Israel’s military targeted two Hamas positions in the northern Gaza Strip hours after two rockets were fired from Gaza at southern Israel. One of the rockets fired on Saturday landed near the southern Israeli coastal city of Ashkelon and the second appeared to fall in Gazan territory. The launches triggered the Code Red rocket alarm system. No injuries or damage was reported in the attack on Israel. No casualties were reported in Israel’s strike on the Hamas targets later on Saturday.
U.N. Diplomat Behind Report Accusing Israel of Apartheid Quits, The New York Times
The top official of a United Nations commission that published a report describing Israel’s treatment of Palestinians as apartheid quit on Friday, saying the organization’s leader insisted that she withdraw it. The report provoked outrage from Israel and the United States. The official, Rima Khalaf, a Jordanian diplomat who is executive secretary of the Economic and Social Commission for Western Asia, defended the report. Her resignation, barely two days after publication, punctuated the polarized politics of the Israeli-Palestinian impasse.
President Donald Trump’s approval rating among Jews in the United States is 31 percent. The figure is more than 10 percent lower than the president’s overall approval rating of 42 percent, according to a Gallup poll taken from Jan. 20, the day Trump was sworn in, to March 15.
Abbas said invited to White House mid-April, Times of Israel
Palestinian Authority President Mahmoud Abbas will travel to Washington mid-April to meet with US President Donald Trump, Palestinian media reported Saturday. There was no immediate confirmation of the report from the White House.
Russia has sent a clear message to Israel that the rules of the game have changed in Syria and its freedom to act in Syrian skies is over, Syria’s ambassador to the United Nations said on Sunday night.
Yossi Verter observes, “Every member of this internal opposition to Netanyahu sent the same message, each in his own way: Dragging the country into elections two and a half years before the government’s term ends because of an ego battle over a media outlet is ridiculous, it’s insane and it stinks….As for Kahlon, he didn’t sound eager for new elections during a public appearance on Sunday. He promised to look out for public broadcasting workers, the disabled, single parents, young couples. He was clearly ready to compromise. But he cannot agree to postpone the corporation’s launch, not by so much as one day. That would be the end of him.”
Why Netanyahu offended his finance minister, Al-Monitor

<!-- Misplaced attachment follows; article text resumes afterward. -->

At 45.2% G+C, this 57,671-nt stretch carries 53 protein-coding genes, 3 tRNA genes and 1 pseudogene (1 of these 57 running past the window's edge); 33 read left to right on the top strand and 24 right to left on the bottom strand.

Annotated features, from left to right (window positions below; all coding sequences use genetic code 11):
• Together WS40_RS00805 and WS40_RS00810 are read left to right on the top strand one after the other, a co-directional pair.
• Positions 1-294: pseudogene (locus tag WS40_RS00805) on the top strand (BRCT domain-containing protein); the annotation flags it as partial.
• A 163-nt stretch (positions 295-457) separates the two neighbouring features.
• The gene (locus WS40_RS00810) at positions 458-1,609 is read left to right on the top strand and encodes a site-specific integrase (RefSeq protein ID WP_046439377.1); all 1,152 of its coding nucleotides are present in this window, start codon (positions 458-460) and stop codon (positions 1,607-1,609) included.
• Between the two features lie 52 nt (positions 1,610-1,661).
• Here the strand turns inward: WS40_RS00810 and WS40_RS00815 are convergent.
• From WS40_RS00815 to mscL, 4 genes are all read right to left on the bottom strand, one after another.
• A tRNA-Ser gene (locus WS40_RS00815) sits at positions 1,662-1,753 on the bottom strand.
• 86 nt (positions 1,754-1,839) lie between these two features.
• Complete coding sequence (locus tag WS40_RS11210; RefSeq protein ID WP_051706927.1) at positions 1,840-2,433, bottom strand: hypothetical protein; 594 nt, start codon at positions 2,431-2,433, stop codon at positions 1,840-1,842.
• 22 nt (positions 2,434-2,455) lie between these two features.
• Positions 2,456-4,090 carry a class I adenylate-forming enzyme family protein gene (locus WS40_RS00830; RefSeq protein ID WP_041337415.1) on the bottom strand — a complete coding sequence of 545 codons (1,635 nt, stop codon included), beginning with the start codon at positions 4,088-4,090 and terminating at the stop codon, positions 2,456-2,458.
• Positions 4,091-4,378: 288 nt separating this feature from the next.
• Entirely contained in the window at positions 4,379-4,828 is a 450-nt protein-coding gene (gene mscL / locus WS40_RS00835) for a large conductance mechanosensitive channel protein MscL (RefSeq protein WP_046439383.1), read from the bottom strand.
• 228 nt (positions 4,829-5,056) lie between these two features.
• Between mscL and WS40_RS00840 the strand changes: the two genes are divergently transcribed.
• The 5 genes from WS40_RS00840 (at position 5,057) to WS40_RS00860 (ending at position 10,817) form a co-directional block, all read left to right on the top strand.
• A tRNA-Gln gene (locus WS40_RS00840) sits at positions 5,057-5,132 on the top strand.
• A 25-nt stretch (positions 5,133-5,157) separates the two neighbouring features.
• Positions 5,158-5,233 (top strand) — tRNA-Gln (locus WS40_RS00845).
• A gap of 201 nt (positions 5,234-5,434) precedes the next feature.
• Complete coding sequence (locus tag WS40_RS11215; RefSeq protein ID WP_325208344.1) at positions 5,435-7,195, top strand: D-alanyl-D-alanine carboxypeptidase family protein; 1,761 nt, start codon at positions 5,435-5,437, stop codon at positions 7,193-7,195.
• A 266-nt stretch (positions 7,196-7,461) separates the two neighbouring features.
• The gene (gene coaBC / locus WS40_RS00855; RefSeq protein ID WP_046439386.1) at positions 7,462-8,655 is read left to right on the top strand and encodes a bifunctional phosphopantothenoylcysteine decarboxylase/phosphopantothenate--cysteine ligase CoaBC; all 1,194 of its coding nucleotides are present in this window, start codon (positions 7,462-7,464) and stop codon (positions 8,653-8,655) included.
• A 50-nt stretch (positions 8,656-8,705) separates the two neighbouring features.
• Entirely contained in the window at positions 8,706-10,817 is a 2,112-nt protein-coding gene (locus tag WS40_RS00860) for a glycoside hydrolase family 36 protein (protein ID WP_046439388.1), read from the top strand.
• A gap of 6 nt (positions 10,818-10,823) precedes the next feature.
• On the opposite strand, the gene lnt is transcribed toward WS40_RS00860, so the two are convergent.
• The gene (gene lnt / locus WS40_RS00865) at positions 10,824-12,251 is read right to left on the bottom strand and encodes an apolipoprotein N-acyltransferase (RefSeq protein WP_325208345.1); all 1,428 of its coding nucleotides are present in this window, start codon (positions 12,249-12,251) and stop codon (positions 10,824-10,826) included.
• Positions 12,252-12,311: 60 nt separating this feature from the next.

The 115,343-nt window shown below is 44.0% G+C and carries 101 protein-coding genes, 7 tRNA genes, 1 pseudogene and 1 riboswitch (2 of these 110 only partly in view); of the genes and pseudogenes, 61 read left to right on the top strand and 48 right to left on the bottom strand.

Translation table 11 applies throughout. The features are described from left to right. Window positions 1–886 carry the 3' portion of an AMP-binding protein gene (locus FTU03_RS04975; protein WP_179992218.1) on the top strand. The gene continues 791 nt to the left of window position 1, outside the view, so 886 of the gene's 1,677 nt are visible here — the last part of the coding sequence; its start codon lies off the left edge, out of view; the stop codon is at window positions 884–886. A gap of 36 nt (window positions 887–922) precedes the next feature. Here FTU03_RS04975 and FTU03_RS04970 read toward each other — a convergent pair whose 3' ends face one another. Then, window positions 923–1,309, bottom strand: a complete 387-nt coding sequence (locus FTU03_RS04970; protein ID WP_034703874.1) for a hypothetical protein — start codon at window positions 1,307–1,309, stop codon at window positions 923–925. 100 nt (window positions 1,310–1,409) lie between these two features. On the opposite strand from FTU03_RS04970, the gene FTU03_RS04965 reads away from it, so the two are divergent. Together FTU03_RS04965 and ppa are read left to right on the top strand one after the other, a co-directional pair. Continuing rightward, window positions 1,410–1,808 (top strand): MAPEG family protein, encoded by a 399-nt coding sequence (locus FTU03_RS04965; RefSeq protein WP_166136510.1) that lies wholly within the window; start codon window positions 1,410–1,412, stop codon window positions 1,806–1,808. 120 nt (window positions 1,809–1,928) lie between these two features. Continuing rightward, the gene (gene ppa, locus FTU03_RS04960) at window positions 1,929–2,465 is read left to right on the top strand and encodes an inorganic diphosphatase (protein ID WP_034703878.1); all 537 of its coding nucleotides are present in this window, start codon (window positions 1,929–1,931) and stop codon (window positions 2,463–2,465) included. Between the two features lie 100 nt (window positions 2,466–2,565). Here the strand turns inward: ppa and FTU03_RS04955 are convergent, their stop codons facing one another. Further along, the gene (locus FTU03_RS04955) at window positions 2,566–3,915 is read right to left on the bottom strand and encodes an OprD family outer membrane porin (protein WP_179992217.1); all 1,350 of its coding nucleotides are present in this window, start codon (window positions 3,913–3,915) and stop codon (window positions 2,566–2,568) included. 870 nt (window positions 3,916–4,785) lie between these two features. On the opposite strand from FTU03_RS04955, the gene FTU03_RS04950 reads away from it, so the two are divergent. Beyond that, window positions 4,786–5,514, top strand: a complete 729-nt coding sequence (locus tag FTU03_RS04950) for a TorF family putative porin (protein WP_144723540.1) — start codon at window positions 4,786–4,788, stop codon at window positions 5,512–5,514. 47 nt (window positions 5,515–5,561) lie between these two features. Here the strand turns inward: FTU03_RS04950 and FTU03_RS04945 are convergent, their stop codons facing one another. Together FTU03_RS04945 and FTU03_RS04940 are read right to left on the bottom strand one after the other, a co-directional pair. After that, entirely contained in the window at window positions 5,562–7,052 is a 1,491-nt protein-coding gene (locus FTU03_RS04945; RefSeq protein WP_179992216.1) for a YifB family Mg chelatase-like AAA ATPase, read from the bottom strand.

Mazal Mualem concludes, “As Bennett appeals with all his might to the religious nationalist sector as their representative, making statements on the issue of Levinstein, the Amona crisis and annexation demands of the settlement town Ma’ale Adumim, Liberman continues to build himself as a pragmatic mainstream rightist. For his part, Kahlon is working to arrive at the next election as a stellar minister of finance, and to do so he needs more time and more achievements. And Netanyahu is constantly checking the limits of tolerance of the heads of coalition parties. He estimates that not one of them — Kahlon, Liberman, Bennett and certainly not the ultra-Orthodox — want to tear everything down and go to an election now. Although polls indicate Bennett’s party would gain three seats if the election were held today, Netanyahu estimates that Bennett will not allow himself to be the one to break up a right-wing government. Paradoxically, this brief crisis — which lasted less than 24 hours — clarified that Netanyahu’s coalition is more stable than it has seemed in recent weeks, when the criminal investigations of the prime minister began. However, we can now see what the next election cycle would look like.”
Judy Maltz reports, “A new law that bans entry into Israel of non-residents who publicly support a boycott of the country could jeopardize the future of the relatively new and growing academic discipline of Israel studies, the head of an organization devoted to the field has warned. ‘This is not something like nuclear physics, where academics can choose to take their research elsewhere,’ Dr. Ilan Troen, president of the Association of Israel Studies, told Haaretz on Sunday. ‘It is impossible to conduct research in the field of Israel studies without visiting Israel. Since it is not clear whether all our members will be able to continue traveling to Israel, this new law poses a serious threat to the future of our discipline.’”
A Deafening Silence from the Jewish Federation, LA Jewish Journal
Four veteran Los Angeles Jewish communal leaders write, “The Jewish community’s umbrella organization, the Jewish Federation, remains deafeningly silent on an issue that is high on the list of major concerns of most Jews—the actions and words of the Trump administration….Today, the absence of a unified Jewish community leadership protesting President Trump’s incendiary comments on myriad topics, including his targeting of minority groups and immigrants, is shocking.”